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Reverence, Not Rigor-Mortis: A Call to Genuine Worship


Sermon shared by Randall Bates

January 2006
Summary: Genuine worship comes from the heart, is spontaneous, new, congregational, joyful, and affects our daily life
Denomination: Baptist
Audience: Believer adults
2 CORINTHIANS 3.17, JOHN 4. 24, PSALM 149. 1 - 9

One of the most recurring things we hear about church is that it is boring. Many folks wonít come out & openly say it, but they donít come because it is boring. This causes a great concern to me. Why is church boring? It is not because God is boring. It is not because worship is boring. Maybe it is because we do not understand genuine worship. It may be because the modern day church doesnít understand worship, doesnít participate in worship, is afraid of worship. It may be that we are so concerned about being reverent that we have fallen into a state of rigor-mortis. Today, I proclaim to you that reverence is a part of genuine worship, bur rigor-mortis is not. Now, some of us do not know the difference.
Some definitions: reverence - profound adoring, awed respect. Reverent - worshipful. A synonym for revere is worship.
Rigor mortis - rigidity of muscles occurring after death.
- A heart changed by the grace of God. A heart that is thankful, a heart impacted by the privilege of being in the presence of God.
- Christ tells us we must worship in Spirit & in truth. If salvation is true in your life, if the Spirit abides in your heart, worship should be automatic.
- The blood shed on Calvary provided the grace necessary to save hell-deserving sinners. The application of the blood to your life makes a radical & drastic change in your heart. It replaces the stony heart of our flesh with a new heart, one that is responsive to God, one that is softened by the love & grace of God.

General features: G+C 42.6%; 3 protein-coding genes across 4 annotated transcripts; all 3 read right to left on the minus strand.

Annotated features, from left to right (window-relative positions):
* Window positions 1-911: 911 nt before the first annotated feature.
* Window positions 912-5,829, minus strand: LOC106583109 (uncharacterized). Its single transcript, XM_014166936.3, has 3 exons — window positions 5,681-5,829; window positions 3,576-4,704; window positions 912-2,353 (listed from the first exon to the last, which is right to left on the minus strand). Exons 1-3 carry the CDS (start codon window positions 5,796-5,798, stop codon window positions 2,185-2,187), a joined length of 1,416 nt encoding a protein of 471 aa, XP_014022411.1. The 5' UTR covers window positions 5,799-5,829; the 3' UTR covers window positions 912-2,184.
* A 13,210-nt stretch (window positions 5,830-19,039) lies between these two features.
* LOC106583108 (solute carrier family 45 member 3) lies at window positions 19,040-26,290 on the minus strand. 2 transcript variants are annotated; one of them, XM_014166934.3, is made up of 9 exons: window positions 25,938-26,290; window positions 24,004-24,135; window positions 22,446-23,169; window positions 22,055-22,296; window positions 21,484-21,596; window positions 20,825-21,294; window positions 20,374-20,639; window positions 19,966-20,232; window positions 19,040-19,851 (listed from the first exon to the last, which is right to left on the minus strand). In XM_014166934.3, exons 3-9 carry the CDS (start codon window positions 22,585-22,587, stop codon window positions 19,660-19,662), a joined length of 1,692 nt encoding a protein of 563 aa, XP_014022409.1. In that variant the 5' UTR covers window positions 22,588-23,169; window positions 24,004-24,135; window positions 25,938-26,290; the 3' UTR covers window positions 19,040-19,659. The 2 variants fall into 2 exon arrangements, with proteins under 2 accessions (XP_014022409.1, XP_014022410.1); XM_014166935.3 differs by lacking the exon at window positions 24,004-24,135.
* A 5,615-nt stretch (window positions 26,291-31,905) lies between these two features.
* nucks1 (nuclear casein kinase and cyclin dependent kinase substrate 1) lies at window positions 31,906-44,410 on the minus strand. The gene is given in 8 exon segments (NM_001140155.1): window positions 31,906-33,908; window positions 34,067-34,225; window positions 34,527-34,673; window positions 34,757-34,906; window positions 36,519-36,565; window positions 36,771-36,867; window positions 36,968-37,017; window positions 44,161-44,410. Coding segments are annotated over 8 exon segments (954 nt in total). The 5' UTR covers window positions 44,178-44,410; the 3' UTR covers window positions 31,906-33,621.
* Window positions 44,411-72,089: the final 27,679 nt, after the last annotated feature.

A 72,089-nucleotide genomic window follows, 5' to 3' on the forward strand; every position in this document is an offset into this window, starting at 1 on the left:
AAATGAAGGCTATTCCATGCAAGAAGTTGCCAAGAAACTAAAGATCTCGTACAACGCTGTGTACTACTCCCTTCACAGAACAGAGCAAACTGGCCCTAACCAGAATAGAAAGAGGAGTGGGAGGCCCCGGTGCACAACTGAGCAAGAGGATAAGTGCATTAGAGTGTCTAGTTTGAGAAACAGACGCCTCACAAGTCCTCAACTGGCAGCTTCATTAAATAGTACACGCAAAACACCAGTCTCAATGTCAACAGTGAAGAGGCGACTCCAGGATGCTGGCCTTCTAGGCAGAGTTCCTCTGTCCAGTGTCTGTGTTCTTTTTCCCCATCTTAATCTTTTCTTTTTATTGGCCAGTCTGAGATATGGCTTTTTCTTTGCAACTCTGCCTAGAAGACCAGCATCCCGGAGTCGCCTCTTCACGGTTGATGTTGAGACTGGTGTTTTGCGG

- Out of this heart comes worship. Not stick in the mud ceremonialism, but true & genuine worship. This heart is alive with the Spirit of God, saturated by the truth of Godís Word & sensitive to the moving of the Spirit in the life of the changed. Denying the moving of the Spirit is hindering it. Hindering it hurts the believer, lessens the impact the Spirit has on the life, weakening the Christian, leaving the Christian, by his or her own choice, not properly prepared for the battles ahead.
- Worship changes us, grows us, strengthens us. A heart open to the moving of the Spirit in its life will worship. It is not showing up for Sunday service, it is celebrating. Worship from the heart is exciting.
- Too often we go through the motions of what we call worship. When the Baptist church began, as many things as possible were removed from the ceremonialism of the day. The priests wore robes - removed becasue it seemed to formalized & ceremonial. Prayer books were common - removed because they were too rehearsed.
- We slip back into what was removed. Preachers are expected to wear suits. Prayers are sometimes as expectable as prayer books. Most of the time, prayers follow a similar course - thanks, forgive us, bless us, bless sick, amen. The spontaneous overflow of powerful emotions in the presence of God has gone by the wayside. Part of the reason our worship is less than, well, true worship.
- The songs we sing are a type of worship. They may be hundreds of years old, but the way we sing them should be fresh & new, with a fresh sense of joy, a fresh sense of worship, not simply singing them because we are supposed to.
- Our services
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